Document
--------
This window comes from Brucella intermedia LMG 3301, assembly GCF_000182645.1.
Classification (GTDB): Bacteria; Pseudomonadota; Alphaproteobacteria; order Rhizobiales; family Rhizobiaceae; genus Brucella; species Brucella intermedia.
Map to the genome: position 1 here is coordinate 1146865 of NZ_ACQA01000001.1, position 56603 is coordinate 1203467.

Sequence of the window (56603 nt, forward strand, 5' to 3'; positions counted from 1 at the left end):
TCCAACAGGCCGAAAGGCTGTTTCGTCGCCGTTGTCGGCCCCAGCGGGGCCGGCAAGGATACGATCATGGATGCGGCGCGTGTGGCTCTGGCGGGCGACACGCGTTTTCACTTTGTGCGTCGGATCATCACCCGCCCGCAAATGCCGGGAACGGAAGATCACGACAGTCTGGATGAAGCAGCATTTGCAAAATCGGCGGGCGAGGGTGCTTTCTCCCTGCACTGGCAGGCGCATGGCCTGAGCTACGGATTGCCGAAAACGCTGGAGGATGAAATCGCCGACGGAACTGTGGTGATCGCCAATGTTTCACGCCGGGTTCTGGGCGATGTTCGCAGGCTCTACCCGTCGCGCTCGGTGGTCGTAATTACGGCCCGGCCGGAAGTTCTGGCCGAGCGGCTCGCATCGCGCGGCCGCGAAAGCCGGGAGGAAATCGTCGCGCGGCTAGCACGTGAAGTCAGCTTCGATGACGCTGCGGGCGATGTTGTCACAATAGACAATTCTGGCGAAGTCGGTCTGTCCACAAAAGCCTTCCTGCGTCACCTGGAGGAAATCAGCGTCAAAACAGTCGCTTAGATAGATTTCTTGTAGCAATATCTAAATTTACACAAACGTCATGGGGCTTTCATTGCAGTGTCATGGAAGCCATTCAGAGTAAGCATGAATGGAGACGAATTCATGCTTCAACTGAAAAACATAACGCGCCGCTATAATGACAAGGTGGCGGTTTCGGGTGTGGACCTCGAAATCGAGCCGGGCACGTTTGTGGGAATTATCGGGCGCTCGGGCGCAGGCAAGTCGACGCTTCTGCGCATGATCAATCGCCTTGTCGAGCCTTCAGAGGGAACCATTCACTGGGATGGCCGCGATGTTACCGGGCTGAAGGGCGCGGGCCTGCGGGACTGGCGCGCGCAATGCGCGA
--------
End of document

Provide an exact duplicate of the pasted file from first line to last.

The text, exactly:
This window comes from Brucella intermedia LMG 3301, assembly GCF_000182645.1.
Classification (GTDB): Bacteria; Pseudomonadota; Alphaproteobacteria; order Rhizobiales; family Rhizobiaceae; genus Brucella; species Brucella intermedia.
Map to the genome: position 1 here is coordinate 1146865 of NZ_ACQA01000001.1, position 56603 is coordinate 1203467.

Sequence of the window (56603 nt, forward strand, 5' to 3'; positions counted from 1 at the left end):
TCCAACAGGCCGAAAGGCTGTTTCGTCGCCGTTGTCGGCCCCAGCGGGGCCGGCAAGGATACGATCATGGATGCGGCGCGTGTGGCTCTGGCGGGCGACACGCGTTTTCACTTTGTGCGTCGGATCATCACCCGCCCGCAAATGCCGGGAACGGAAGATCACGACAGTCTGGATGAAGCAGCATTTGCAAAATCGGCGGGCGAGGGTGCTTTCTCCCTGCACTGGCAGGCGCATGGCCTGAGCTACGGATTGCCGAAAACGCTGGAGGATGAAATCGCCGACGGAACTGTGGTGATCGCCAATGTTTCACGCCGGGTTCTGGGCGATGTTCGCAGGCTCTACCCGTCGCGCTCGGTGGTCGTAATTACGGCCCGGCCGGAAGTTCTGGCCGAGCGGCTCGCATCGCGCGGCCGCGAAAGCCGGGAGGAAATCGTCGCGCGGCTAGCACGTGAAGTCAGCTTCGATGACGCTGCGGGCGATGTTGTCACAATAGACAATTCTGGCGAAGTCGGTCTGTCCACAAAAGCCTTCCTGCGTCACCTGGAGGAAATCAGCGTCAAAACAGTCGCTTAGATAGATTTCTTGTAGCAATATCTAAATTTACACAAACGTCATGGGGCTTTCATTGCAGTGTCATGGAAGCCATTCAGAGTAAGCATGAATGGAGACGAATTCATGCTTCAACTGAAAAACATAACGCGCCGCTATAATGACAAGGTGGCGGTTTCGGGTGTGGACCTCGAAATCGAGCCGGGCACGTTTGTGGGAATTATCGGGCGCTCGGGCGCAGGCAAGTCGACGCTTCTGCGCATGATCAATCGCCTTGTCGAGCCTTCAGAGGGAACCATTCACTGGGATGGCCGCGATGTTACCGGGCTGAAGGGCGCGGGCCTGCGGGACTGGCGCGCGCAATGCGCGA